Online ACLS, BLS, and PALS Certification for Arizona Medical Professionals
Arizona needs more certified ACLS providers!
When comparing the overall health of residents in each state, Arizona is the 25th healthiest state in the nation. Yet the Grand Canyon State does possess higher rates of heart disease (3.9 percent), smoking (19.2 percent), obesity (24.7 percent), and low birth weight (7.1 percent) than the national average. However, the state breaks into the top 10 bracket at the number five slot for low rates of high blood pressure, with a 28 percent occurrence rate.
Topping 40 percent, Arizona does have a relatively lofty rate of residents with high cholesterol. A rate of 95 active primary care physicians per 100,000 inhabitants drops the state into the 42nd ranking for doctor-resident ratio.
For Arizona’s more than 6.3 million residents, cancer caused the greatest number of deaths in 2011, constituting 22.2 percent of all deaths. Heart disease came in a close second, comprising 21.9 percent of all deaths during the year. Heart disease-related deaths have decreased significantly by 40 percent from 254.3 deaths per 100,000 Arizona residents in 1991 to 152.7 per 100,000 in 2011.
Infant mortality rate was 5.9 per 1,000 births in 2011. Accidents and cancer contributed to the greatest number of deaths in children between the ages of 1 and 14. The rate of state childhood deaths was 17.5 per 100,000, which was a 13 percent decrease since 2009. A report released by the Child Fatality Review Program stated that 837 children under the age of 18 died in Arizona in 2011. Of those, 35 percent were preventable.
Pediatric Advanced Life Support (PALS) provides Arizona citizens with a skill set to help save a child’s life. PALS specific steps aid providers during high stress situations, such as at a highway car accident. Using the American Heart Association’s (AHA) 2010 edition as its foundation, PALS procedures emphasize during resuscitation the importance of team dynamics. Before taking action, an individual becomes skilled at how to initiate rapid and accurate assessment of a patient’s condition.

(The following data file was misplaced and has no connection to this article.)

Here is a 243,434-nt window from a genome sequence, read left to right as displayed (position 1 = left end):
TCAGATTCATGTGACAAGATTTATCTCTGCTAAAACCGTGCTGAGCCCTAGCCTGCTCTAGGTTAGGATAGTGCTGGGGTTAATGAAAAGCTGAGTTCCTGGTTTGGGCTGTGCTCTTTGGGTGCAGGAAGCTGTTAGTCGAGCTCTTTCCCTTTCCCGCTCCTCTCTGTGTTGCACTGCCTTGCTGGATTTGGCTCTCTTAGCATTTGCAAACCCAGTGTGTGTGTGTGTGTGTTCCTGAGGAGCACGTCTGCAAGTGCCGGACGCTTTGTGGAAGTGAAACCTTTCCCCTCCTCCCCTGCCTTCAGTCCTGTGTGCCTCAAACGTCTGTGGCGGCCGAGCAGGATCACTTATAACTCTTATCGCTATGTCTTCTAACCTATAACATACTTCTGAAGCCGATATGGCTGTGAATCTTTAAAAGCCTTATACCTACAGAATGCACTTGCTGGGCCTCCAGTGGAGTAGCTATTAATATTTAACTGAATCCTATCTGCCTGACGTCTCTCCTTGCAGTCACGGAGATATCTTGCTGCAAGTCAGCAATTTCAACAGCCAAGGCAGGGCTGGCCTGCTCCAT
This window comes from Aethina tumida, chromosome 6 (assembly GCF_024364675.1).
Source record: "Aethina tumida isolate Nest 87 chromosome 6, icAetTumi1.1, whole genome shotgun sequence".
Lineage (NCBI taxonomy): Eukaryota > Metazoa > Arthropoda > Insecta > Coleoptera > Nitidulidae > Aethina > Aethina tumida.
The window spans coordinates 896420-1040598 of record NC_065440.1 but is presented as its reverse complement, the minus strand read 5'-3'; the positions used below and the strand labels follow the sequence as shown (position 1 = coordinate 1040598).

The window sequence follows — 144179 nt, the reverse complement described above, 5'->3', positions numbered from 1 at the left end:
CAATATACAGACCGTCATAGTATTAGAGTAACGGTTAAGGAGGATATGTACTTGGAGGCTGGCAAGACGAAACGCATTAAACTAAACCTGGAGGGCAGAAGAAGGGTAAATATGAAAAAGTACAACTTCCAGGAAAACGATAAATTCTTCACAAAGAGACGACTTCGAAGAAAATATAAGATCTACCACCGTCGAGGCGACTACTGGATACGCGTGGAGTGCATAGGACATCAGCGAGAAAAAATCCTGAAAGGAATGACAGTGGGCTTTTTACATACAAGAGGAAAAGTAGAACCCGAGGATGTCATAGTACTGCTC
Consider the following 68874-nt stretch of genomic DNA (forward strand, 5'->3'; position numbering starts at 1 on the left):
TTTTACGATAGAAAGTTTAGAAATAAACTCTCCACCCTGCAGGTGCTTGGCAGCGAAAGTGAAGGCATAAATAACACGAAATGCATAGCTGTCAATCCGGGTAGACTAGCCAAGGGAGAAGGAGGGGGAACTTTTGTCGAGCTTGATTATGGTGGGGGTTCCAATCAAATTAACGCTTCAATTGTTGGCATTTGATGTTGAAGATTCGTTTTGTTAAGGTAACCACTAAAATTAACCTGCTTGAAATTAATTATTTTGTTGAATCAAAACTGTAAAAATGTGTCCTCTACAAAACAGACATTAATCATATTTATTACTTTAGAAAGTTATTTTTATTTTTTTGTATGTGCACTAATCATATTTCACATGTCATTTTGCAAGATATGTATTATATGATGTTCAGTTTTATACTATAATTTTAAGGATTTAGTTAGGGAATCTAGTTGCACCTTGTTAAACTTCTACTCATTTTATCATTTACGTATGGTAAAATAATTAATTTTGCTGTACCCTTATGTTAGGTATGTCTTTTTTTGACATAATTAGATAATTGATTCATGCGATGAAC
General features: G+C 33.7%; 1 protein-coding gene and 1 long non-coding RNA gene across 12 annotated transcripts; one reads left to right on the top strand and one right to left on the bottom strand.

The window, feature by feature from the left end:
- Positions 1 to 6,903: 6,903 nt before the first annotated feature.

But potential providers should be well versed in Basic Life Support (BLS) before taking the PALS test. We offer BLS tests, which create a strong foundation for additional training. There have been great advancements in cardiac care over the years, so AHA has taken those achievements into account when updating BLS guidelines. Individuals may need a refresher test to ensure that they are staying abreast of current best practices.
Detailed information regarding both one person and two person resuscitations can be found in the BLS “Chain of Survival.” Knowledge gleaned from the BLS program is invaluable because cardiac arrest has become the world’s leading cause of death.
Advanced Cardiovascular Life Support (ACLS) employs BLS techniques while instructing providers on how to increase survival rates during neurological and cardiac emergencies, specifically stroke, cardiopulmonary arrest, and acute coronary syndrome (ACS).
Responding quickly and effectively prevents deaths. ACLS, BLS or PALS certifications provide invaluable knowledge and training.
For more information regarding ACLS, BLS, or PALS testing, explore ACLS Medical Training today!
Incidence of heart disease: 3.9%
Incidence of myocardial infarction (heart attack): 4.3%
Incidence of stroke: 3.0%
Incidence of obesity: 24.7%
Incidence of diabetes: 9.6%
Incidence of high cholesterol: 40.2%
Incidence of high blood pressure: 28.1%
Incidence of smoking: 19.2%
Incidence of low birth weight: 7.1%
|Population of Arizona||6,392,017|
|Number of short-term general hospitals in Arizona||73|
|Number of staffed beds in Arizona||13,037|
|Number of primary care physicians in Arizona||95.7 per 100,000|